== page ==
19

I'd like to be able to dump a dictionary containing long strings that I'd like to have in the block style for readability. For example:

foo: |
  this is a
  block literal
bar: >
  this is a
  folded block

PyYAML supports the loading of documents with this style but I can't seem to find a way to dump documents this way. Am I missing something?

25
import yaml

class folded_unicode(unicode): pass
class literal_unicode(unicode): pass

def folded_unicode_representer(dumper, data):
    return dumper.represent_scalar(u'tag:yaml.org,2002:str', data, style='>')
def literal_unicode_representer(dumper, data):
    return dumper.represent_scalar(u'tag:yaml.org,2002:str', data, style='|')

yaml.add_representer(folded_unicode, folded_unicode_representer)
yaml.add_representer(literal_unicode, literal_unicode_representer)

data = {
    'literal':literal_unicode(
        u'by hjw              ___\n'
         '   __              /.-.\\\n'
         '  /  )_____________\\\\  Y\n'
         ' /_ /=== == === === =\\ _\\_\n'
         '( /)=== == === === == Y   \\\n'
         ' `-------------------(  o  )\n'
         '                      \\___/\n'),
    'folded': folded_unicode(
        u'It removes all ordinary curses from all equipped items. '
        'Heavy or permanent curses are unaffected.\n')}

print yaml.dump(data)

The result:

folded: >
  It removes all ordinary curses from all equipped items. Heavy or permanent curses
  are unaffected.
literal: |
  by hjw              ___
     __              /.-.\
    /  )_____________\\  Y
   /_ /=== == === === =\ _\_
  ( /)=== == === === == Y   \
   `-------------------(  o  )
                        \___/

For completeness, one should also have str implementations, but I'm going to be lazy :-)

  • 10
    At first glance, I thought this was a penis. What am I actually looking at here? – Dave Sep 21 '16 at 18:29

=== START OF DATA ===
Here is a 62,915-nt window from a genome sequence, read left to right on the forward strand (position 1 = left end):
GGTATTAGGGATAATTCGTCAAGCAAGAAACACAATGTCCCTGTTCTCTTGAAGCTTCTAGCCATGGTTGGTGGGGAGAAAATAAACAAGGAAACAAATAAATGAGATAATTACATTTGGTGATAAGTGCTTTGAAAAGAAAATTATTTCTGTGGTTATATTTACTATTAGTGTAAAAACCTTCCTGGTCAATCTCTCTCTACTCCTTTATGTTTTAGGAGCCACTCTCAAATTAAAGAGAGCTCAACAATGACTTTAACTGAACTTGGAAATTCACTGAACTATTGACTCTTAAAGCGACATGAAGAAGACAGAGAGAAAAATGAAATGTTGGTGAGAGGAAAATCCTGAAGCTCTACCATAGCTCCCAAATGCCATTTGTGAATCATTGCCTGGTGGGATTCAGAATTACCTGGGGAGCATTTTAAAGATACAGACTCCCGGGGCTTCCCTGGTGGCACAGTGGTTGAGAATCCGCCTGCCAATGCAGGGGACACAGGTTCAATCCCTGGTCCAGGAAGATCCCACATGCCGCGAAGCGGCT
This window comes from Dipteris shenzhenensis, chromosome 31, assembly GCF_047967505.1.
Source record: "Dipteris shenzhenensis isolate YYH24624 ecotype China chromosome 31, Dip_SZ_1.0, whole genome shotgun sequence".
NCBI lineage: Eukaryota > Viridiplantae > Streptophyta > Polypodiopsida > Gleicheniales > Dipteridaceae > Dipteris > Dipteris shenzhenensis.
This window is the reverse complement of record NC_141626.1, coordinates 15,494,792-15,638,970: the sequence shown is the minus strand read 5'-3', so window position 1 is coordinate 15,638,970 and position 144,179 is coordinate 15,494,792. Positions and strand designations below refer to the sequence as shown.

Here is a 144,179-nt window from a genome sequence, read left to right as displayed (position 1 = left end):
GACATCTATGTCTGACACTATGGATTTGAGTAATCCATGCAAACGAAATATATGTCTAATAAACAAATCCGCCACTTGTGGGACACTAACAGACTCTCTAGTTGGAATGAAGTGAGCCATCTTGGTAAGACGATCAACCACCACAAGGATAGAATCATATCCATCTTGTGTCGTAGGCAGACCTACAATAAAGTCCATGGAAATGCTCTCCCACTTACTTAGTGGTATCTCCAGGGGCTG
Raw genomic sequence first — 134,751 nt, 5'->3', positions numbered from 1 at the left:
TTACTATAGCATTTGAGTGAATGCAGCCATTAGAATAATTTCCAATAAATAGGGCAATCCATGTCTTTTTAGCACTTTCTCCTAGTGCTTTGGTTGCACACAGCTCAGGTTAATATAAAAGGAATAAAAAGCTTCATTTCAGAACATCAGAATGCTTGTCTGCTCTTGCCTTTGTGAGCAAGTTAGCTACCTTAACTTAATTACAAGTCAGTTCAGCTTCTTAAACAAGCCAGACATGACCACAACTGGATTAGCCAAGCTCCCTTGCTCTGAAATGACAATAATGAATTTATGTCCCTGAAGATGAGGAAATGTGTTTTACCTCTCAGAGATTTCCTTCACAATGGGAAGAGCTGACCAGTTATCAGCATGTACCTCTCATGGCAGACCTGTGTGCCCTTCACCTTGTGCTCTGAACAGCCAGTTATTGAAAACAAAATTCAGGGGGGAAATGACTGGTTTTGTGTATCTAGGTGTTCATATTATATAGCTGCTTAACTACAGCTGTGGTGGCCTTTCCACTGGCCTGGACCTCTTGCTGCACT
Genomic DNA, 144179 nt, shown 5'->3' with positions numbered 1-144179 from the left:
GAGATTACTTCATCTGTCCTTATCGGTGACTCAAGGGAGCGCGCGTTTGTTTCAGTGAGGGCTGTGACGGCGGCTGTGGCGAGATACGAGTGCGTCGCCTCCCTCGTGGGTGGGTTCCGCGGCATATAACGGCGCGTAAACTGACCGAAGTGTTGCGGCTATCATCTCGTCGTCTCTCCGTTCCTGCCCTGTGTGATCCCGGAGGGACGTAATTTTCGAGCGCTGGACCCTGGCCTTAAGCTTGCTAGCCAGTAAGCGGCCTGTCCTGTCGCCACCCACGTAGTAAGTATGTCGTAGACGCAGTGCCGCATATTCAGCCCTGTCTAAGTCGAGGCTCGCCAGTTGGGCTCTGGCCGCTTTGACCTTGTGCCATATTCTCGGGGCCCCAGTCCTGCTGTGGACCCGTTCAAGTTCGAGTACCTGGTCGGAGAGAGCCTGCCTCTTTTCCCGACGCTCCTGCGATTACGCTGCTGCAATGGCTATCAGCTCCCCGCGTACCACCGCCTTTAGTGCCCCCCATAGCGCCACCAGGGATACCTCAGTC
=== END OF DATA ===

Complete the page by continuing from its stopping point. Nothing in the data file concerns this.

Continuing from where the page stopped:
• 2
    It's a paper scroll, copied and pasted from the pyyaml documentation. – Gary van der Merwe Sep 22 '16 at 11:20
  • 1
    Thanks. Sorry for the weird comment. – Dave Sep 23 '16 at 19:58
  • The difficult part would of course be to get PyYAML to give you control over where to fold your folded scalars. Without that control you might as well use plain (multi-line) scalars. – Anthon Aug 23 '18 at 7:43
18

pyyaml does support dumping literal or folded blocks.

Using Representer.add_representer

defining types:

class folded_str(str): pass

class literal_str(str): pass

class folded_unicode(unicode): pass

class literal_unicode(str): pass

Then you can define the representers for those types. Please note that while Gary's solution works great for unicode, you may need some more work to get strings to work right (see implementation of represent_str).

def change_style(style, representer):
    def new_representer(dumper, data):
        scalar = representer(dumper, data)
        scalar.style = style
        return scalar
    return new_representer

import yaml
from yaml.representer import SafeRepresenter

# represent_str does handle some corner cases, so use that
# instead of calling represent_scalar directly
represent_folded_str = change_style('>', SafeRepresenter.represent_str)
represent_literal_str = change_style('|', SafeRepresenter.represent_str)
represent_folded_unicode = change_style('>', SafeRepresenter.represent_unicode)
represent_literal_unicode = change_style('|', SafeRepresenter.represent_unicode)

Then you can add those representers to the default dumper:

yaml.add_representer(folded_str, represent_folded_str)
yaml.add_representer(literal_str, represent_literal_str)
yaml.add_representer(folded_unicode, represent_folded_unicode)
yaml.add_representer(literal_unicode, represent_literal_unicode)

... and test it:

data = {
    'foo': literal_str('this is a\nblock literal'),
    'bar': folded_unicode('this is a folded block'),
}

print yaml.dump(data)

result:

bar: >-
  this is a folded block
foo: |-
  this is a
  block literal

Using default_style

If you are interested in having all your strings follow a default style, you can also use the default_style keyword argument, e.g:

>>> data = { 'foo': 'line1\nline2\nline3' }
>>> print yaml.dump(data, default_style='|')
"foo": |-
  line1
  line2
  line3

or for folded literals:

>>> print yaml.dump(data, default_style='>')
"foo": >-
  line1

  line2

  line3

or for double-quoted literals: